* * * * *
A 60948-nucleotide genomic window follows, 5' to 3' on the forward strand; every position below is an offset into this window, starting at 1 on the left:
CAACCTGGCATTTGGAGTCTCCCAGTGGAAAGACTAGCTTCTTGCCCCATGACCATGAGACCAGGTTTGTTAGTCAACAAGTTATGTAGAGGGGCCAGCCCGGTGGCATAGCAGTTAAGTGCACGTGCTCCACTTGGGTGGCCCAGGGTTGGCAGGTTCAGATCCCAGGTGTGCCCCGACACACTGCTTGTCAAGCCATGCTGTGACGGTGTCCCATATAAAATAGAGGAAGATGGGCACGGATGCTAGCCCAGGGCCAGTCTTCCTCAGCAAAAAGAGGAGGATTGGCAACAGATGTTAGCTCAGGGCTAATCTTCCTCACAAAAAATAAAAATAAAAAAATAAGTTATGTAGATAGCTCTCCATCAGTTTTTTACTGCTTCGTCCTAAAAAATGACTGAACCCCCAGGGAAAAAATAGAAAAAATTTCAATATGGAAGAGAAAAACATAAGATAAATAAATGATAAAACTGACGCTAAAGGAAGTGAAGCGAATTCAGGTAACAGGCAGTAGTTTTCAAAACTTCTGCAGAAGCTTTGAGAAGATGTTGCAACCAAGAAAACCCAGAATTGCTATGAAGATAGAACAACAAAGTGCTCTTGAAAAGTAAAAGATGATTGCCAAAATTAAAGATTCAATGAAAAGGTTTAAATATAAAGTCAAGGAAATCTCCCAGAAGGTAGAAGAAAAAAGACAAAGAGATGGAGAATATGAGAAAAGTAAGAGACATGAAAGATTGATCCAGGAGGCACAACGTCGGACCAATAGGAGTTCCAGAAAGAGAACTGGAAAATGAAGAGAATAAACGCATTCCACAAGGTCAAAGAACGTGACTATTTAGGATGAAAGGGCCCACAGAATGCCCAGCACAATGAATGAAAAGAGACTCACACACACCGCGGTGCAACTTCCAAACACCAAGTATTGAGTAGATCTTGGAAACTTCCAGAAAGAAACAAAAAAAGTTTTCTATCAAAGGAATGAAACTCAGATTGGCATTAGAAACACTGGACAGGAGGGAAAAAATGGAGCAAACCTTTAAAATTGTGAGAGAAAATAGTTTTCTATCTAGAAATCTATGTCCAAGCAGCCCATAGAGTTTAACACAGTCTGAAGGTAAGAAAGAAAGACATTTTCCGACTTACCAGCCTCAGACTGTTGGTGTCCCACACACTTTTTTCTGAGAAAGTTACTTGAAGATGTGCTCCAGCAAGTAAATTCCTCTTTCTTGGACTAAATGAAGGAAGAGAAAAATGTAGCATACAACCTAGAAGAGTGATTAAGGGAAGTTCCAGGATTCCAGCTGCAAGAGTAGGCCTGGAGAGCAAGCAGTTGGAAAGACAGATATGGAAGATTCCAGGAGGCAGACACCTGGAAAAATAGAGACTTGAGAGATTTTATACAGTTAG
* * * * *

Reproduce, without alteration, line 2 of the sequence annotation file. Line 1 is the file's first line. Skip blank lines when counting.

CAACCTGGCATTTGGAGTCTCCCAGTGGAAAGACTAGCTTCTTGCCCCATGACCATGAGACCAGGTTTGTTAGTCAACAAGTTATGTAGAGGGGCCAGCCCGGTGGCATAGCAGTTAAGTGCACGTGCTCCACTTGGGTGGCCCAGGGTTGGCAGGTTCAGATCCCAGGTGTGCCCCGACACACTGCTTGTCAAGCCATGCTGTGACGGTGTCCCATATAAAATAGAGGAAGATGGGCACGGATGCTAGCCCAGGGCCAGTCTTCCTCAGCAAAAAGAGGAGGATTGGCAACAGATGTTAGCTCAGGGCTAATCTTCCTCACAAAAAATAAAAATAAAAAAATAAGTTATGTAGATAGCTCTCCATCAGTTTTTTACTGCTTCGTCCTAAAAAATGACTGAACCCCCAGGGAAAAAATAGAAAAAATTTCAATATGGAAGAGAAAAACATAAGATAAATAAATGATAAAACTGACGCTAAAGGAAGTGAAGCGAATTCAGGTAACAGGCAGTAGTTTTCAAAACTTCTGCAGAAGCTTTGAGAAGATGTTGCAACCAAGAAAACCCAGAATTGCTATGAAGATAGAACAACAAAGTGCTCTTGAAAAGTAAAAGATGATTGCCAAAATTAAAGATTCAATGAAAAGGTTTAAATATAAAGTCAAGGAAATCTCCCAGAAGGTAGAAGAAAAAAGACAAAGAGATGGAGAATATGAGAAAAGTAAGAGACATGAAAGATTGATCCAGGAGGCACAACGTCGGACCAATAGGAGTTCCAGAAAGAGAACTGGAAAATGAAGAGAATAAACGCATTCCACAAGGTCAAAGAACGTGACTATTTAGGATGAAAGGGCCCACAGAATGCCCAGCACAATGAATGAAAAGAGACTCACACACACCGCGGTGCAACTTCCAAACACCAAGTATTGAGTAGATCTTGGAAACTTCCAGAAAGAAACAAAAAAAGTTTTCTATCAAAGGAATGAAACTCAGATTGGCATTAGAAACACTGGACAGGAGGGAAAAAATGGAGCAAACCTTTAAAATTGTGAGAGAAAATAGTTTTCTATCTAGAAATCTATGTCCAAGCAGCCCATAGAGTTTAACACAGTCTGAAGGTAAGAAAGAAAGACATTTTCCGACTTACCAGCCTCAGACTGTTGGTGTCCCACACACTTTTTTCTGAGAAAGTTACTTGAAGATGTGCTCCAGCAAGTAAATTCCTCTTTCTTGGACTAAATGAAGGAAGAGAAAAATGTAGCATACAACCTAGAAGAGTGATTAAGGGAAGTTCCAGGATTCCAGCTGCAAGAGTAGGCCTGGAGAGCAAGCAGTTGGAAAGACAGATATGGAAGATTCCAGGAGGCAGACACCTGGAAAAATAGAGACTTGAGAGATTTTATACAGTTAG